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Institutional Capital Targets Minneapolis Industrial Market

CRG is developing The Cubes at French Lake, a 1 million-square-foot speculative building in Dayton, north of Minneapolis.

By Peter Loehrer, Colliers MSP

Minneapolis has secured its position as the darling market of the Midwest industrial investment community. Minneapolis was the quintessential Midwest city: cautious real estate development, durable rents with stately growth and moderate but unwavering absorption growth year to year. 

This, however, is no longer the case. A combination of repeated institutional capital injections, a highly constrained land market and exponential growth in tenants looking for new space has transformed Minneapolis into an institutional and foreign capital target market.

Peter Loehrer, Colliers MSP

Institutional capital

By far the most transformational event in recent history for the Minneapolis industrial market was Link Industrial’s entrance into the market. Beginning in 2018 with the Gramercy acquisition, and continuing in 2019 with the Space Center acquisition — both of which have bits and pieces of the national portfolio located throughout Minneapolis — Link made its first real foray into Minneapolis in May of 2019 with the acquisition of the 2.2 million-square-foot Industrial Equities portfolio. 

Link quickly followed this up with pieces of the GLP and Colony Capital acquisitions, as well as the largest real estate purchase in Minneapolis history, the 7.2 million-square-foot CSM Corp. industrial portfolio, and most recently the 2.5 million-square-foot Prologis portfolio. 

The Industrial Equities & CSM portfolios combined constituted a critical mass of once-family-owned Class A product that gave Link enough market power to kickstart rent growth, with other large-scale owners following suit. Historically, Minneapolis saw 2 to 2.5 percent rent growth; today that’s 4 to 4.5 percent. 

Constrained land market

Historically, the Minneapolis industrial development pipeline has hovered around the 1 percent mark — 1 percent of our total industrial base being under construction at any one time. Compare this to the Midwest average of just under 4 percent, Chicago’s 6 percent and Indianapolis’ 8 percent. Today, however, that number stands a little closer to 2 percent, with the recent wave of development taking advantage of that fact, as well as low cap rates.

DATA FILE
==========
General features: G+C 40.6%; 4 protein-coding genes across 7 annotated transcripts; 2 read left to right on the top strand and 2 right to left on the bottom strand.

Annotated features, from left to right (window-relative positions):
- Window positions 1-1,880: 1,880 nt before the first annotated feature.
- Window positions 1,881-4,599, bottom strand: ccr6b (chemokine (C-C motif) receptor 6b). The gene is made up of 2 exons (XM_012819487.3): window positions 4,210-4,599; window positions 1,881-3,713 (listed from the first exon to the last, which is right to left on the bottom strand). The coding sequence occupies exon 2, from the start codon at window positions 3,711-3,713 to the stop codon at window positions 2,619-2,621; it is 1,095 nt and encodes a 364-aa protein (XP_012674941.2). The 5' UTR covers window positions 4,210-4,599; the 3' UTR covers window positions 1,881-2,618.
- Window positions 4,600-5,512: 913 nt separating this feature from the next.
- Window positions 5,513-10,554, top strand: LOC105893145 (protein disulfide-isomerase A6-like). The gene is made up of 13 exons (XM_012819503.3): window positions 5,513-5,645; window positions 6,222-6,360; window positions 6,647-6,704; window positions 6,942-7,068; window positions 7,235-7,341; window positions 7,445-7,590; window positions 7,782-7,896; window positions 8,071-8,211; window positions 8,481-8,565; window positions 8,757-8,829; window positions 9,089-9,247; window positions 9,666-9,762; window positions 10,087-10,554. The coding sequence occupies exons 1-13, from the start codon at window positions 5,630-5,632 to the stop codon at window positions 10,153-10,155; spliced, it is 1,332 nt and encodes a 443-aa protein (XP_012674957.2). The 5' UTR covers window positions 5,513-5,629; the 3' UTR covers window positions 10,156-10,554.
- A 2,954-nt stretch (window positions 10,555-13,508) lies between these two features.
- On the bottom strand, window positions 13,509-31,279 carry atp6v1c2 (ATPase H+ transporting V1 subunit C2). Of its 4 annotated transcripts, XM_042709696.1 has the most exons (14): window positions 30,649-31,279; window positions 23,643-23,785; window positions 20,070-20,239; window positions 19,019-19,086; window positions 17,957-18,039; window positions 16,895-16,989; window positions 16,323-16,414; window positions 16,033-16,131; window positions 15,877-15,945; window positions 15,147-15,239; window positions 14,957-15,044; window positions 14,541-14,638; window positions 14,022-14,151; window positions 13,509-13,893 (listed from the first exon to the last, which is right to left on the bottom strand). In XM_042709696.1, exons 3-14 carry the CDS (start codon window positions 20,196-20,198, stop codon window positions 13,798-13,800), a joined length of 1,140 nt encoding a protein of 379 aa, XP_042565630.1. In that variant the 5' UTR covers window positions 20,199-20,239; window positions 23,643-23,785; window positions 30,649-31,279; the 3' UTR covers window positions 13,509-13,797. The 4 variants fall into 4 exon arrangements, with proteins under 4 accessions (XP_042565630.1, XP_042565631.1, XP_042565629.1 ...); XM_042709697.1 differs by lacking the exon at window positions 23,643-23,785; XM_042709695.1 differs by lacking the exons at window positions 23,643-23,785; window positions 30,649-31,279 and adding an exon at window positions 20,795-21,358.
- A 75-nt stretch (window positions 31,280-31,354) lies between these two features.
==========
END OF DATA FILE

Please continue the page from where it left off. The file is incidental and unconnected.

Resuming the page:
The reason Minneapolis has experienced low supply is two-fold: a lack of available dirt to build on (Minneapolis is marbled with lakes and loamy soils), along with low historic rent growth and exit cap rate compression. 

Of course, with rent growth doubled and cap rates compressing by the week, development has become increasingly rewarding. Where once they were outlying locations 30 miles from the city center, places like Dayton, Chanhassen and Lakeville are now enjoying a boom of new spec industrial construction that is nearly all pre-leased by completion. 

E-commerce, distribution

Minneapolis recently saw its first 500,000-square-foot spec industrial project (the largest to date), which was in short-order leapfrogged by CRG’s announcement of a 1 million-square-foot spec building in Dayton. Amazon’s footprint in Minneapolis has broken 3 million square feet, and other e-commerce retailers are rumored to be looking to establish themselves here. Recent supply chain disruption hasn’t missed Minneapolis, and online retail giants are making sure that their delivery times remain low. 

Led by large requirements from e-commerce users, Minneapolis user demand has picked up serious momentum. The typical year would see active users in the market looking for a combined 7 or 8 million square feet. This number has ballooned to nearly 13 million square feet — a considerable jump — since the start of COVID-19 and its disruption of the U.S. economy. 

What’s drawing investors?

Investors looking to allocate capital to Minneapolis are drawn for a few reasons. Rapidly compressing cap rates, rents growing quicker by the quarter and a supply-constrained environment all contribute to our recent influx of institutional and foreign capital arriving.

As of December 2020, Minneapolis’ low water cap rate for stabilized non-Amazon warehouse sales was 5.15 percent. Less than a year later, cap rates have compressed into the low-4 percent range on a stabilized basis. It seems Minneapolis developers are in a race to see who will build the first true stabilized 3 percent cap industrial project. 

Peter Loehrer is a capital markets associate with Colliers MSP investment services group. This article originally appeared in the September 2021 issue of Heartland Real Estate Business magazine.

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